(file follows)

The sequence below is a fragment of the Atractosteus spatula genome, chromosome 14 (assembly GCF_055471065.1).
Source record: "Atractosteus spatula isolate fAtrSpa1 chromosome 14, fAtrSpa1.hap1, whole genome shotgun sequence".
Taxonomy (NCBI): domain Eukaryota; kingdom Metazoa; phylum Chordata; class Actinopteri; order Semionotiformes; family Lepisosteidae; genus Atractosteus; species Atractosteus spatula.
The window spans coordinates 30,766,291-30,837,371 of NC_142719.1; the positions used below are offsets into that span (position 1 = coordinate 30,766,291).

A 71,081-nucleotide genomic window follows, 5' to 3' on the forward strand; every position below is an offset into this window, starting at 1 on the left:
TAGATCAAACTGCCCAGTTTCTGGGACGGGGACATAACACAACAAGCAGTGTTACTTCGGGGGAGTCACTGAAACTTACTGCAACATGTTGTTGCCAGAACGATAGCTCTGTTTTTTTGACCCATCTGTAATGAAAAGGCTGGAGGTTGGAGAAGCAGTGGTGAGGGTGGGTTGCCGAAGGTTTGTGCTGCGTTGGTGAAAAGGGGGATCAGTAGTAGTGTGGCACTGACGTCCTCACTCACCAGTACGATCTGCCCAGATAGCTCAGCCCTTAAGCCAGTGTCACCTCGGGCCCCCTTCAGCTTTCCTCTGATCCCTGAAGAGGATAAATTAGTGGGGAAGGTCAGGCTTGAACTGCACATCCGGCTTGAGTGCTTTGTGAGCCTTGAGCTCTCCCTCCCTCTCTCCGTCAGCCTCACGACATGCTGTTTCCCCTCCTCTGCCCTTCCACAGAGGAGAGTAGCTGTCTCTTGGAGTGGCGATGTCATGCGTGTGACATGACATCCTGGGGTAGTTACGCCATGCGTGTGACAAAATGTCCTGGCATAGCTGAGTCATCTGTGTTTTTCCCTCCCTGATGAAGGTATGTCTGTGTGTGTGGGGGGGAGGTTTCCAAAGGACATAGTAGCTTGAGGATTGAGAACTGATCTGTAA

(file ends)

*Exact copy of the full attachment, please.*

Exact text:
The sequence below is a fragment of the Atractosteus spatula genome, chromosome 14 (assembly GCF_055471065.1).
Source record: "Atractosteus spatula isolate fAtrSpa1 chromosome 14, fAtrSpa1.hap1, whole genome shotgun sequence".
Taxonomy (NCBI): domain Eukaryota; kingdom Metazoa; phylum Chordata; class Actinopteri; order Semionotiformes; family Lepisosteidae; genus Atractosteus; species Atractosteus spatula.
The window spans coordinates 30,766,291-30,837,371 of NC_142719.1; the positions used below are offsets into that span (position 1 = coordinate 30,766,291).

A 71,081-nucleotide genomic window follows, 5' to 3' on the forward strand; every position below is an offset into this window, starting at 1 on the left:
TAGATCAAACTGCCCAGTTTCTGGGACGGGGACATAACACAACAAGCAGTGTTACTTCGGGGGAGTCACTGAAACTTACTGCAACATGTTGTTGCCAGAACGATAGCTCTGTTTTTTTGACCCATCTGTAATGAAAAGGCTGGAGGTTGGAGAAGCAGTGGTGAGGGTGGGTTGCCGAAGGTTTGTGCTGCGTTGGTGAAAAGGGGGATCAGTAGTAGTGTGGCACTGACGTCCTCACTCACCAGTACGATCTGCCCAGATAGCTCAGCCCTTAAGCCAGTGTCACCTCGGGCCCCCTTCAGCTTTCCTCTGATCCCTGAAGAGGATAAATTAGTGGGGAAGGTCAGGCTTGAACTGCACATCCGGCTTGAGTGCTTTGTGAGCCTTGAGCTCTCCCTCCCTCTCTCCGTCAGCCTCACGACATGCTGTTTCCCCTCCTCTGCCCTTCCACAGAGGAGAGTAGCTGTCTCTTGGAGTGGCGATGTCATGCGTGTGACATGACATCCTGGGGTAGTTACGCCATGCGTGTGACAAAATGTCCTGGCATAGCTGAGTCATCTGTGTTTTTCCCTCCCTGATGAAGGTATGTCTGTGTGTGTGGGGGGGAGGTTTCCAAAGGACATAGTAGCTTGAGGATTGAGAACTGATCTGTAA